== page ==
In Amy Hill Hearth's debut novel, eighty-year old Dora Witherspoon, also known as "The Turtle Lady," shares a story from her past. The year is 1962; the place is southern Florida. Racism is rampant; women are treated as second-class citizens; northerners are eyed with suspicion. Newly divorced at a time when divorce was relatively uncommon and not generally accepted, Dora is working as a clerk at the post office and struggling to find her niche in the small community in which she lives.
Her world turns upside down when she meets Jackie Hart, a "Yankee" whose husband is employed by one of the richest men in town. Jackie has decided to start a book club at the local library and invites Dora to participate. Who else shows up at the first meeting? The librarian, a convicted murderer, a black maid, a romance novelist writing under a pseudonym, and a gay man who lives with his alligator-hunting mother. Despite having little apparently in common, this ragtag group of strangers forge fast friendships have one zany adventure after another. Together, they find the courage to be themselves in a world that favors conformity and to stand up to injustice whenever life gives them the opportunity.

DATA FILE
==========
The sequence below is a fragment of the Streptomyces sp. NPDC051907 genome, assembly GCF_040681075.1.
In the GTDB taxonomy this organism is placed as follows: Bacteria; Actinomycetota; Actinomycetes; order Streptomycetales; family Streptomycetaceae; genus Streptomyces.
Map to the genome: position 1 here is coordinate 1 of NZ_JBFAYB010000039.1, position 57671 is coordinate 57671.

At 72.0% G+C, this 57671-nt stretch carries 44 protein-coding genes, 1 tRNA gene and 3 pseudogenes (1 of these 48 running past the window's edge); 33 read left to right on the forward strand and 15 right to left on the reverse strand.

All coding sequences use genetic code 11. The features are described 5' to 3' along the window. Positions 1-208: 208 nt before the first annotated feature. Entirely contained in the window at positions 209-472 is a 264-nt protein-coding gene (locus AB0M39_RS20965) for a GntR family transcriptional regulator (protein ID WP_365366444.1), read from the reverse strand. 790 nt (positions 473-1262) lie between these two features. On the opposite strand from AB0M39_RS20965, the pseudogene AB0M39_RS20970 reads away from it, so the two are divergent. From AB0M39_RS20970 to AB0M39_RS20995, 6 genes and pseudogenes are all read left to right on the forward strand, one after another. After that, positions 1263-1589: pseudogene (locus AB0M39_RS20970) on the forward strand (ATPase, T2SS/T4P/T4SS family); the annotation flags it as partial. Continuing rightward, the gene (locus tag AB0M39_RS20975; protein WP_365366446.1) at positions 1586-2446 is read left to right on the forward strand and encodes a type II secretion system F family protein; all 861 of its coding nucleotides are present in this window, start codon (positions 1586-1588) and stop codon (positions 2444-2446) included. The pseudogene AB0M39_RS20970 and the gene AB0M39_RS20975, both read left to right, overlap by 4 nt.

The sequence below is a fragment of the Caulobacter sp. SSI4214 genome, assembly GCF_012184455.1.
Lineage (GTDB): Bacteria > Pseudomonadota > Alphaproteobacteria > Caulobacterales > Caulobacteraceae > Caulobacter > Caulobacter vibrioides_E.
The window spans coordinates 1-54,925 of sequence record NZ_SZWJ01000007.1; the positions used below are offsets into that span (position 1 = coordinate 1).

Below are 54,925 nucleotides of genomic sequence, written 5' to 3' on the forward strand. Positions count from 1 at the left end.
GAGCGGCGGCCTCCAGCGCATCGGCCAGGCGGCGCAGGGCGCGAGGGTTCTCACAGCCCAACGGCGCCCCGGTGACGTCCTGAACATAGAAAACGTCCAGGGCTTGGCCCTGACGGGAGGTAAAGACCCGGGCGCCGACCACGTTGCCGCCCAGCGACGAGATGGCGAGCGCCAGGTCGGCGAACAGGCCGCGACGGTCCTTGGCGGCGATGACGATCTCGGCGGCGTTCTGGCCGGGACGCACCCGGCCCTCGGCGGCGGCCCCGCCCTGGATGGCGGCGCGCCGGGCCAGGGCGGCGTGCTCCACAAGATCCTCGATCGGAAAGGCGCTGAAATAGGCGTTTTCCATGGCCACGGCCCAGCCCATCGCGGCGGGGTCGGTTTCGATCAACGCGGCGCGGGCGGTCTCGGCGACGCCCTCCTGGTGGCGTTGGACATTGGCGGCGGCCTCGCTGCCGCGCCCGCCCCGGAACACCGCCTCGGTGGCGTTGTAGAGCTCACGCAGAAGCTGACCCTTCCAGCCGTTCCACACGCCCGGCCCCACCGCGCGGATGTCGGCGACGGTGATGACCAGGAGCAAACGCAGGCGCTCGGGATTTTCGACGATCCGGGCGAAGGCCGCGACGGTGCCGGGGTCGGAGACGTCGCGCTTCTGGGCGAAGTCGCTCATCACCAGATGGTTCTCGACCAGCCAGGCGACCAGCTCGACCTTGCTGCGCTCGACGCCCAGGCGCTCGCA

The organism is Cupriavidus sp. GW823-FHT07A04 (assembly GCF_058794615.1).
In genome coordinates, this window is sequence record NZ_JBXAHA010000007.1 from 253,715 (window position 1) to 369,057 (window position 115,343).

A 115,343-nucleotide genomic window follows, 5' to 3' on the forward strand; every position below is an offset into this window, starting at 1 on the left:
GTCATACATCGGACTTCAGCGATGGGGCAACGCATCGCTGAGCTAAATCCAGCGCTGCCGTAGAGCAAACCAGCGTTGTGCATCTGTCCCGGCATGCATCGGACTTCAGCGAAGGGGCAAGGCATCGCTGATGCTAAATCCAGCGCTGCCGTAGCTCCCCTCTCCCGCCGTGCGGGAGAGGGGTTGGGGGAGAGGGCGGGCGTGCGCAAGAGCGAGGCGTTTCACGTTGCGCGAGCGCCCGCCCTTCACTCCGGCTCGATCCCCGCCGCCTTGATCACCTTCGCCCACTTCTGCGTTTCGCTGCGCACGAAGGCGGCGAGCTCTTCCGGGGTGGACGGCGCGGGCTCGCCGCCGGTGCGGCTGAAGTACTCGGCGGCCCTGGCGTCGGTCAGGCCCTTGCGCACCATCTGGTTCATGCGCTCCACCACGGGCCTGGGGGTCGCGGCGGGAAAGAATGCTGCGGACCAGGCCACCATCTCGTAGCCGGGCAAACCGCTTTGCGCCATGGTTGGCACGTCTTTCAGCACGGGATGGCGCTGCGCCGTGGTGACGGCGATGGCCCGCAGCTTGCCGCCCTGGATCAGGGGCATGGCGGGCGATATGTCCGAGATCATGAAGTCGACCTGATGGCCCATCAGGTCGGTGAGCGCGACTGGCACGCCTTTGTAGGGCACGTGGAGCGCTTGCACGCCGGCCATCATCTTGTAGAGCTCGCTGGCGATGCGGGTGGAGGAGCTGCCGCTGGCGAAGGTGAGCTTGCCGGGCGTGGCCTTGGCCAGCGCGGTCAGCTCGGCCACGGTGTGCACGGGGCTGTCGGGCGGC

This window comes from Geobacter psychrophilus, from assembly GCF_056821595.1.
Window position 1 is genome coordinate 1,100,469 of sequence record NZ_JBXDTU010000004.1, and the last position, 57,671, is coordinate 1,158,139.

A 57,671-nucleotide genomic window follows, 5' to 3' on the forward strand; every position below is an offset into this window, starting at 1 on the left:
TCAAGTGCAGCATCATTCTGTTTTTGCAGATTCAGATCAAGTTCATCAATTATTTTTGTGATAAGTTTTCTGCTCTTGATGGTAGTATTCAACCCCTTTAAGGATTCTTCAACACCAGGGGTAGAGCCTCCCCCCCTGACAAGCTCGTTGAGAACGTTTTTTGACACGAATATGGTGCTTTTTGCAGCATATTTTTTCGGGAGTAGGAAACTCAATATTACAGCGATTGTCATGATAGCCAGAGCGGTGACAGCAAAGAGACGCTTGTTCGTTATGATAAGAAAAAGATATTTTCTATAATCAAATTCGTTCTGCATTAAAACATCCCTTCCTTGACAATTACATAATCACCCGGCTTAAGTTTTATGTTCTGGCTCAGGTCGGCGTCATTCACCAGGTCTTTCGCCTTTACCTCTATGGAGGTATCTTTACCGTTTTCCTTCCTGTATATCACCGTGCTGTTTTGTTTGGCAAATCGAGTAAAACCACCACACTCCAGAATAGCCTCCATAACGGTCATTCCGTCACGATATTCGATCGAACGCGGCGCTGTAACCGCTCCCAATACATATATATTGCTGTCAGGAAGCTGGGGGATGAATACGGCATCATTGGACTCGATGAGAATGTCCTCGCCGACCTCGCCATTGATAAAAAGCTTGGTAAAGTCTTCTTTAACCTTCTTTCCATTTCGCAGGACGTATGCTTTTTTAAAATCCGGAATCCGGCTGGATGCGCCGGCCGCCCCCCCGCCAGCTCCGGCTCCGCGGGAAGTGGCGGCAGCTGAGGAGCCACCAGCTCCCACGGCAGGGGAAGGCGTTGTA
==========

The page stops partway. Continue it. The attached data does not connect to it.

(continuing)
I loved this book! I laughed; I cried; I fell in love with every single character--especially Dora, who is based on a real life person. Seamlessly weaving fact and fiction, Amy Hill Hearth (author of Having Our Say: The Delaney Sisters' First 100 Years) has created a gem of a story. Highly recommended!
NOTE: I received a copy of this book for FREE from the publisher, Atria Books, a division of Simon & Schuster, Inc., in exchange for a written review. There was no expectation that this review be either positive or negative, and I was not given any financial compensation to read the book or write the review. This information is disclosed in accordance with the Federal Trade Commission's 16 CFR, Part 255 [...] Guides Concerning the Use of Endorsements and Testimonials in Advertising.